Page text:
The Hong Kong government’s decision to use a colonial-era emergency law to ban face masks at protests last year was both proportionate and legal, the city’s top court ruled Monday.

The ruling is a blow for democracy supporters who had been hoping the Court of Final Appeal would side with a lower court and overturn the order.

november 5 guy fawkes mask v vendetta Tsim sha tsui
Photo: Jimmy Lam, Benjamin Yuen/United Social Press.

It also confirms that Hong Kong’s chief executive — a pro-Beijing appointee — has the power to enact any law in a time of public emergency without needing the approval of the city’s partially-elected legislature.

Hong Kong was convulsed by seven straight months of huge and often violent pro-democracy protests last year.

They were eventually quashed by mass arrests, a coronavirus ban on public gatherings and Beijing imposing a new national security law on the city in June.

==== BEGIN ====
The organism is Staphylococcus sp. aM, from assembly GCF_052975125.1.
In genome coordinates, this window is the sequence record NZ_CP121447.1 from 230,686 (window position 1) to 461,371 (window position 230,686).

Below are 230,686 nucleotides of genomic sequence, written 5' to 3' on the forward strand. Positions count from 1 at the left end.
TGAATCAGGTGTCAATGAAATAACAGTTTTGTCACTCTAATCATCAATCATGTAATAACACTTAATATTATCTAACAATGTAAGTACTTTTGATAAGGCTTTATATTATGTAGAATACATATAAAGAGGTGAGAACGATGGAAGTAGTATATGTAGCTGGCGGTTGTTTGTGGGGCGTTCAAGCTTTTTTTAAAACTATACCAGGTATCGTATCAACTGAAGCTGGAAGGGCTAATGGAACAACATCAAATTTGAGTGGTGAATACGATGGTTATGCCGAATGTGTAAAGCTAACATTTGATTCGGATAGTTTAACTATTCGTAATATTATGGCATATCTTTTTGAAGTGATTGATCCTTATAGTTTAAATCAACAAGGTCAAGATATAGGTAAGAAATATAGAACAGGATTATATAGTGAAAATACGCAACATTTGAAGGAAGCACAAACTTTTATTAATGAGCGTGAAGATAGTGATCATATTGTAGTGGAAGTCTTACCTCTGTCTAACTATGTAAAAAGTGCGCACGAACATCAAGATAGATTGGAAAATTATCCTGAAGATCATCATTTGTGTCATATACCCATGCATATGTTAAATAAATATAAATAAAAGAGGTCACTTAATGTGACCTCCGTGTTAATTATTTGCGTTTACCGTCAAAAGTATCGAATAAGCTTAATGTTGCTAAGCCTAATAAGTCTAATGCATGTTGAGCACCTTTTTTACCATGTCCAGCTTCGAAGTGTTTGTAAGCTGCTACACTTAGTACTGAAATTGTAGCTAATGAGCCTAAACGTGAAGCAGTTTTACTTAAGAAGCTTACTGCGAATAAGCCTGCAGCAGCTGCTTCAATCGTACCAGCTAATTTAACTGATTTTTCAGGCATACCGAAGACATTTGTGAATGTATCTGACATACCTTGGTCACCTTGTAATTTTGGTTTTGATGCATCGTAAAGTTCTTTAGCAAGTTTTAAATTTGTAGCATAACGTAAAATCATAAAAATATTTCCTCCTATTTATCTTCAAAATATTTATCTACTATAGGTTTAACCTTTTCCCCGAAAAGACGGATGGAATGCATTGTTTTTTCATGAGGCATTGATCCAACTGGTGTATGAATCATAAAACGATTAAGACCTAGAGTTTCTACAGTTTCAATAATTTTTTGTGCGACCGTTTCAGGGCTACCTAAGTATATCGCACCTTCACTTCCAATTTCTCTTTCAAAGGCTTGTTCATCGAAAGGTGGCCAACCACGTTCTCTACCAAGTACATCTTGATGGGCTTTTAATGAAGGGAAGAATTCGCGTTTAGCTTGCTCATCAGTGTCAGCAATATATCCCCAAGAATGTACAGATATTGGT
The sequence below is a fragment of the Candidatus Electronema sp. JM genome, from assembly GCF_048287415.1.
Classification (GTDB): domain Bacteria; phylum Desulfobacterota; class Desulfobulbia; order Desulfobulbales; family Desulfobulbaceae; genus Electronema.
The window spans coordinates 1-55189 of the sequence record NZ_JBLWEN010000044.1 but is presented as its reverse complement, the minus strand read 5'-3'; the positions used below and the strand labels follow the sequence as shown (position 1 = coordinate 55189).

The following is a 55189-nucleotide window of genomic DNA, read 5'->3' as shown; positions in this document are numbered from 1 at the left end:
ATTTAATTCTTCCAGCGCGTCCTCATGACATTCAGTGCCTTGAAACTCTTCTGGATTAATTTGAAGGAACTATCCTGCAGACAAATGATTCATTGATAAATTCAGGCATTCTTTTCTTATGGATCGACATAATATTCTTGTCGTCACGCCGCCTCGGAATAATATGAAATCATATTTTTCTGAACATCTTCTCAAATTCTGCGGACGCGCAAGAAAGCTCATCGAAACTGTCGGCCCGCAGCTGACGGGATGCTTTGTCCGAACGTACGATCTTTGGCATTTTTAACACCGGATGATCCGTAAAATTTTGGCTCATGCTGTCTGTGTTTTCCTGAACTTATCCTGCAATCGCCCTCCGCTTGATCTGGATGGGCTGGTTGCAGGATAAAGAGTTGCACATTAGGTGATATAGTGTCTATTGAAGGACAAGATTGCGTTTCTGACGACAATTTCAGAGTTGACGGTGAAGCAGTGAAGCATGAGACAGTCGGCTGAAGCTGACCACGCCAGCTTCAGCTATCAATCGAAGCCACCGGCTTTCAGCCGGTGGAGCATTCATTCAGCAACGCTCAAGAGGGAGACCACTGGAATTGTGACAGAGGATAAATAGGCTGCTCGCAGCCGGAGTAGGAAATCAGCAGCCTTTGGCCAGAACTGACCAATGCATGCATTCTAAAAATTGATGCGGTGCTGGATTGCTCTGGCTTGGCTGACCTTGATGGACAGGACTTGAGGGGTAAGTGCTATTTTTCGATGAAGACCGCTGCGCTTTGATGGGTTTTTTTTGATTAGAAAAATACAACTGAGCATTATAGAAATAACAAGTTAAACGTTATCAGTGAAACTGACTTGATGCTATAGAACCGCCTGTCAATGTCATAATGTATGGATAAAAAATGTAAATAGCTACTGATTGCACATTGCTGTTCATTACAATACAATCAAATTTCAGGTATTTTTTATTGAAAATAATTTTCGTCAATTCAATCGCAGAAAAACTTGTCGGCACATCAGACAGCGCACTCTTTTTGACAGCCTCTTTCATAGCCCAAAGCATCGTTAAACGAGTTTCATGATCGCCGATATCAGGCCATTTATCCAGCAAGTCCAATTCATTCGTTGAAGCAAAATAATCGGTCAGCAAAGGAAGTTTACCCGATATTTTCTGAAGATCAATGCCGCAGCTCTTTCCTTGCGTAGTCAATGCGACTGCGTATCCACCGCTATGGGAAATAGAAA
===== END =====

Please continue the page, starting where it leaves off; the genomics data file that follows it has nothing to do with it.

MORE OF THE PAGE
Face masks became ubiquitous as a way to reduce the risk of identification and prosecution for those taking part in peaceful marches, or violent clashes with police.

In October last year chief executive Carrie Lam banned anyone covering their face at public rallies using the Emergency Regulation Ordinance, a British colonial law from 1922. 

Opposition lawmakers challenged both the use of that emergency law and the ban on wearing masks at permitted rallies.

They argued the move breached Hong Kong’s “Basic Law” — the city’s mini-constitution.

A lower court had agreed with those bringing the challenge and expressed concerns about the emergency law and the proportionality of the face mask ban. 

Judiciary Court of Final Appeal
Photo: GovHK.

But on Monday, a panel of top judges unanimously backed the government. 

“The ambit of the power to make subsidiary legislation under the ERO in a situation of emergency or in circumstances of public danger, although wide and flexible, was not unconstitutional,” the judges ruled. 

Banning face masks at both illegal and legal rallies was proportionate because it was aimed at “the prevention and deterrence of violence before a peaceful public gathering had deteriorated into violence.”

In a somewhat ironic twist, Hong Kong’s government has made the wearing of face masks in public compulsory for much of the year to combat the coronavirus pandemic. 

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